Grass courts reopen as club take aim at tourist market

At the reopening of Cromer Tennis Club's grass courts

At the reopening of Cromer Tennis Club's grass courts were, from left, club chairman Kelvin van Hasselt, head groundsman Matthew Jordan, Cromer mayor Richard Leeds and assistant groundsman Perter Cooper. - Credit: Adam Spruce / Supplied by the club

It's a town popular with visitors from across the country for its inviting beaches, buzzing cafes and world-famous pier. 

And now there is a fresh push to bring another of Cromer's attractions into the tourism spotlight - its tennis courts. 

Kelvin van Hasselt, Cromer Lawn Tennis and Squash Club's chairman, said the club's 10 grass courts were laid down in 1907 when the town was a resort for the rich and famous. 

Mr van Hasselt said: "This club was originally built for the aristocrats really and they're now a valuable asset for Cromer and north Norfolk.

Vicar Rev'd Will Warren read a prayer and a blessing at the reopening of Cromer Tennis Club's grass courts.

Vicar Rev'd Will Warren read a prayer and a blessing at the reopening of Cromer Tennis Club's grass courts. - Credit: Adam Spruce / Supplied by the club

"The courts are still among the third or forth best in the country and we feel it isn't used as much as it could be. It's a huge asset and a massive tourist draw.

"Either we serve the community or we're nothing."

He said the club was partnering with the north Norfolk country house Wolterton Hall to promote tennis holidays, where guests at the hall would be sent there to play tennis. 

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Mr van Hasselt said: "That is a really big development and it really highlights the importance of tourism to the club."

Keith Day and Peter Sheppard, the hall's owners, were guests of honour at an event to celebrate the opening of the club's grass courts - its four hard courts reopened at the end of March.

Cromer Tennis Club's head groundsman Matthew Jordan,

Cromer Tennis Club's head groundsman Matthew Jordan, left, and assistant groundsman Peter Cooper with their John Deere tractor. - Credit: Adam Spruce / Supplied by the club

Cromer's mayor, Richard Leeds, cut a ribbon to mark the reopening. The club is now open seven days a week from 9am until 9pm. 

The club has two Lawn Tennis Association Level 4 coaches, head coach Andy Margarson and the newly recruited Gavin Haggart, who was the former head coach at London's Coolhust Club. 

Mr van Hasselt said they also had a special promotion running whereby the first 25 members of the public who came to the club for the first time would get a free tin of tennis balls. 

Cromer Tennis Club - a potted history

-In October 1885: the Norfolk Chronicle reported that “A meeting was held at Dr Fenner’s on Monday night to arrange for the formation of a cricket and lawn tennis club.”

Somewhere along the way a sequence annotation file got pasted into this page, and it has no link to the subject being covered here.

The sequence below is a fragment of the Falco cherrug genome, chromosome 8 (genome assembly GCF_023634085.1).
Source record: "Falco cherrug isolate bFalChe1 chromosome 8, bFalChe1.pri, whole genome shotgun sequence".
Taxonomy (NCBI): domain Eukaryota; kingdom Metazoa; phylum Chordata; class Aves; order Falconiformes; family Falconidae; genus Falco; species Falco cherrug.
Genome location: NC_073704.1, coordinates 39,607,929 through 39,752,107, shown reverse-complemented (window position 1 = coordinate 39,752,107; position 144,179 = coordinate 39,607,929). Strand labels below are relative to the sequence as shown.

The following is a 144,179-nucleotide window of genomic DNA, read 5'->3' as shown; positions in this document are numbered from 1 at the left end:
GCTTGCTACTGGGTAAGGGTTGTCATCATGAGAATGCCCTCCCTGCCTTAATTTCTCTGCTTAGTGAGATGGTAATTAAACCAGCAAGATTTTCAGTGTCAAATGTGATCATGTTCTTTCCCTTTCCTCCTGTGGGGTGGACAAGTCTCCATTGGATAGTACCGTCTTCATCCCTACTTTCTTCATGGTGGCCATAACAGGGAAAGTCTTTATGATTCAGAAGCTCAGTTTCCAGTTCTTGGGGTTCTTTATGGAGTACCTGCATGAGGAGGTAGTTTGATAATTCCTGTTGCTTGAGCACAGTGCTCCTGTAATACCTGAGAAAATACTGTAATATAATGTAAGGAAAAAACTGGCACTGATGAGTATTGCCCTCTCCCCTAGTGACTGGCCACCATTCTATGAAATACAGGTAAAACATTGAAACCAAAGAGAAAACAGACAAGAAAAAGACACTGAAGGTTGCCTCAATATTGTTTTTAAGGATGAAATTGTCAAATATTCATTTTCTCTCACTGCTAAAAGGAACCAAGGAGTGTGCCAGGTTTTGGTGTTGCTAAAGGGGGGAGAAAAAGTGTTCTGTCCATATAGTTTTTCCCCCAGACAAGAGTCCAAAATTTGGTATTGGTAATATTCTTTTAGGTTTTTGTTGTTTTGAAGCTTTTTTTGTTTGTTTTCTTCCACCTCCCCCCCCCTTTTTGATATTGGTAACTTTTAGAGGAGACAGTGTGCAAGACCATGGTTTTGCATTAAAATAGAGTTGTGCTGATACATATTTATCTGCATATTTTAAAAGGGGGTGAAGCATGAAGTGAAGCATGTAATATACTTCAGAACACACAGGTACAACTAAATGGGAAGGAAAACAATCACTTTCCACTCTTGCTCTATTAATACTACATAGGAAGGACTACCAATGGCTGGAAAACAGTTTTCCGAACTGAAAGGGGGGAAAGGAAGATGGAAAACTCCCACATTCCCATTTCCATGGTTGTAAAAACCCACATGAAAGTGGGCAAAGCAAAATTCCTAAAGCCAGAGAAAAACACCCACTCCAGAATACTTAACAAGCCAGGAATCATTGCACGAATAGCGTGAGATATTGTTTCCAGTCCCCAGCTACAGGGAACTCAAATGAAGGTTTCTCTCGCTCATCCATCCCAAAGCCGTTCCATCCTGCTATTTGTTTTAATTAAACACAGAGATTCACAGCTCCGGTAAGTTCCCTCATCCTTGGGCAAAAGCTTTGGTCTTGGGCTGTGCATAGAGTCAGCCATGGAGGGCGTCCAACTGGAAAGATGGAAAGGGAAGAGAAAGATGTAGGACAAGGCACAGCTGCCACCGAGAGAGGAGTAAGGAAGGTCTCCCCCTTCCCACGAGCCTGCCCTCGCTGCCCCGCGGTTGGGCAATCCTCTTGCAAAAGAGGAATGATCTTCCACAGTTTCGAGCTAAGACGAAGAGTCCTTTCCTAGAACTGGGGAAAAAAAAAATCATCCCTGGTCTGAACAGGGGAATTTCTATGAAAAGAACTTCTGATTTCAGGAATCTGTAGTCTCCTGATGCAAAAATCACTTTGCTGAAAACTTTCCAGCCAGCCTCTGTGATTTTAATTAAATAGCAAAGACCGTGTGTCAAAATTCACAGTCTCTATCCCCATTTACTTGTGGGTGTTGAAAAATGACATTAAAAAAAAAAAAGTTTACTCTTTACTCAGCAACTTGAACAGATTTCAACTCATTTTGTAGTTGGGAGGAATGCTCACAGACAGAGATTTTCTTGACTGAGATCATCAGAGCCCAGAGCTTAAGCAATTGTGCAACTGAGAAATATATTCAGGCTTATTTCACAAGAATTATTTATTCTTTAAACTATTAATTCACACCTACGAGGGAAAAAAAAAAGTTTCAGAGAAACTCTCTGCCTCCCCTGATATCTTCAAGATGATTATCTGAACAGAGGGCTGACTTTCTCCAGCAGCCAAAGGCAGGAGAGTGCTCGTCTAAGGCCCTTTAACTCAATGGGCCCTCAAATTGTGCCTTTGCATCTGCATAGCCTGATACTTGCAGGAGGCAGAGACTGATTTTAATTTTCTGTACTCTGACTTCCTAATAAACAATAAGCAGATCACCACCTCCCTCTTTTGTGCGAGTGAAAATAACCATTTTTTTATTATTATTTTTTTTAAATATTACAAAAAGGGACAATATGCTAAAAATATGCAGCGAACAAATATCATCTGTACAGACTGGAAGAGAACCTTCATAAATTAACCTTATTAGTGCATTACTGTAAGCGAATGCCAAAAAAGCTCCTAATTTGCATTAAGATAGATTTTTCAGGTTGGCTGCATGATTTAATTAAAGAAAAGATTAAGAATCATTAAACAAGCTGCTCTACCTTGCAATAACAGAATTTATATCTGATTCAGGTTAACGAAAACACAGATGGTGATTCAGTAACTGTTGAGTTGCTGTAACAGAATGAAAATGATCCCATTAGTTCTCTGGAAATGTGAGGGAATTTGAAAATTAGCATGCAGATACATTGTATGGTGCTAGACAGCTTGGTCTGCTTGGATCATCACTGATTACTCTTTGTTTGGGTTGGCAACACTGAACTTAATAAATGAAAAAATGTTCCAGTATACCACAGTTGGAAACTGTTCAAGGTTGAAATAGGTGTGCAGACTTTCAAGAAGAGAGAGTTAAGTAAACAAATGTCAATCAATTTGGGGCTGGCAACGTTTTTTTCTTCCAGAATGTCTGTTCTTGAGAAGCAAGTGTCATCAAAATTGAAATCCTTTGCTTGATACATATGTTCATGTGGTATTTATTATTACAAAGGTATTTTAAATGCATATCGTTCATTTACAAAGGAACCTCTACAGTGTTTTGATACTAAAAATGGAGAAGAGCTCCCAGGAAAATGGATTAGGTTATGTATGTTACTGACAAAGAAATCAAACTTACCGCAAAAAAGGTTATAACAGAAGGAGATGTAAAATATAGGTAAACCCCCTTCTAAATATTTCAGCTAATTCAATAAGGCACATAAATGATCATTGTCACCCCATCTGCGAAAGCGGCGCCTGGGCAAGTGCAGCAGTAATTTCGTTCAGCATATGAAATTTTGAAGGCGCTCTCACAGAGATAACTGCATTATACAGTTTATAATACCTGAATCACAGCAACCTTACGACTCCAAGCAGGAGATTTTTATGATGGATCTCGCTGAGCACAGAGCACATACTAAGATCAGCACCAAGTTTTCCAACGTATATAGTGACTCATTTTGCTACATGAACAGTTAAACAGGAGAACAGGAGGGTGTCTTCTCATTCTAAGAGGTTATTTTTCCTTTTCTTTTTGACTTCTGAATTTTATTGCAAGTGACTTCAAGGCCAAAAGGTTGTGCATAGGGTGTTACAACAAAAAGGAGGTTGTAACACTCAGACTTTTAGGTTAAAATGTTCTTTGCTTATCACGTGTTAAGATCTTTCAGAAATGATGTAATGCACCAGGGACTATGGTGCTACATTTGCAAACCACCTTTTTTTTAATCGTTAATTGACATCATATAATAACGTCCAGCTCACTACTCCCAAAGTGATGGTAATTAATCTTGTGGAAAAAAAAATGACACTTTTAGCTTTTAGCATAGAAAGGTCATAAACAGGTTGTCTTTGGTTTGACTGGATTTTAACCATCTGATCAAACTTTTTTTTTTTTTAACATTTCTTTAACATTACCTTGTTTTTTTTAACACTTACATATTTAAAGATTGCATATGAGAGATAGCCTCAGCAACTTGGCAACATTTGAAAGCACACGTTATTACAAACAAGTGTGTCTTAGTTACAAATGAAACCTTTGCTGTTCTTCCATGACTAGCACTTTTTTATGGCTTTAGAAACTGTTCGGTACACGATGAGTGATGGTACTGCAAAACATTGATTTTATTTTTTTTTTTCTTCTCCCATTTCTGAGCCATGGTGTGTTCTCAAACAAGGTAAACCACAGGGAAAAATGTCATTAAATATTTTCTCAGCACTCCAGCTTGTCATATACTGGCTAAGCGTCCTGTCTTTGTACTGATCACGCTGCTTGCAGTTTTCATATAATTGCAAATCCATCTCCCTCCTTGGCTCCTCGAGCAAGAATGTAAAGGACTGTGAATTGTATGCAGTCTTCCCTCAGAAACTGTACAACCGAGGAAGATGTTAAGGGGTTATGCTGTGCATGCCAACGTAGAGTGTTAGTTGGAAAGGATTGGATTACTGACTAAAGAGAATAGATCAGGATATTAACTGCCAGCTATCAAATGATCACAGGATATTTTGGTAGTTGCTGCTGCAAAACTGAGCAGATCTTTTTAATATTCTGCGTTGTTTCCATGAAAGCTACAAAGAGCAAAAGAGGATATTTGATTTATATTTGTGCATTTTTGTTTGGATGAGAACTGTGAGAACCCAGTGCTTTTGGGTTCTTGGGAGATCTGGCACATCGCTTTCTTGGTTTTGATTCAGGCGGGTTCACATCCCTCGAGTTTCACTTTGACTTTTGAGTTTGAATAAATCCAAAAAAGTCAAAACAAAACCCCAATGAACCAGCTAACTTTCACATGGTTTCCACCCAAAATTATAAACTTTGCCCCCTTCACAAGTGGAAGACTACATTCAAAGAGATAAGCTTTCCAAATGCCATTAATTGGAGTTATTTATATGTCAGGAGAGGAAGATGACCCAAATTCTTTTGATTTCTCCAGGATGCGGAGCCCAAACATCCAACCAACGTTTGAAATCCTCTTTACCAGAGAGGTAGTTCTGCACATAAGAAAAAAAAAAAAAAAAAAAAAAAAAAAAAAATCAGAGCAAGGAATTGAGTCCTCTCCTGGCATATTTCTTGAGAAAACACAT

-12 grass courts were laid down on land adjacent to Norwich Road, Cromer in 1907.

An early aerial image of Cromer Tennis Courts, as viewed from above. 

An early aerial image of Cromer Tennis Courts, as viewed from above. - Credit: Supplied by Cromer Tennis Club

-The following year the Cromer Post reported: “The Cromer Lawn Tennis Club brought their first annual tournament to a successful conclusion on Saturday. There was a large attendance at the finals, affording evidence of the popularity of the gathering. Though the courts were only completed by the end of April, they were in excellent condition, both as regards surface and appointments.
"For this the committee and the groundsman deserved full share of praise. The total number of events received during the week for the various events was 167.” Local dentist Mr. A West Walker was the first winner.

-The club's Men’s Open singles became the Open Singles Championship of Norfolk in in August 1919.

-In August 1923: Clementine Churchill - Winston's wife - played in the Open Mixed Doubles and in the following year the 5th Marquess of Cholmondeley became the first Norfolk player to win the men’s Open Championship.

-In 1926 two days of heavy rain forced a number of events to be transferred to the indoor courts which were opened at nearby Newhaven Court the previous year.  

-The following year seven times former Wimbledon ladies champion Mrs Dorothea Lambert Chambers won both the ladies and mixed doubles.

-In January 1935 the Norfolk Chronicle reported: “Cromer Lawn Tennis Club grounds, situated on the Norwich Road, are to be bought for the town by Cromer Urban Council. The price is £1,250".

-In 1953 the tournament was won by Tony Pickard of Derbyshire (who went on to achieve success as coach of Stefan Edberg) while in 1955 the ladies champion was a young Ann Haydon who, as Ann Jones, went on to become Wimbledon ladies champion in 1969.

-A new body, the Cromer Lawn Tennis Courts Association was formed in 1956.

-In 1975 15 male members of the Iranian national team monopolised the tournament.

-Bob Cox, groundsman for 40 years retired in 1978 and was succeeded by Mike Thompson who went on to give 29 years service.

- Cromer Lawn Tennis and Squash Association was formed in 1979.

-North Norfolk District Council granted the club a 31-year lease in 2005, at an annual rent of £1, with an option to renew for a further 14 years.

-The club celebrates its centenary in 2008 with a grand ball attended by 320 members and guests.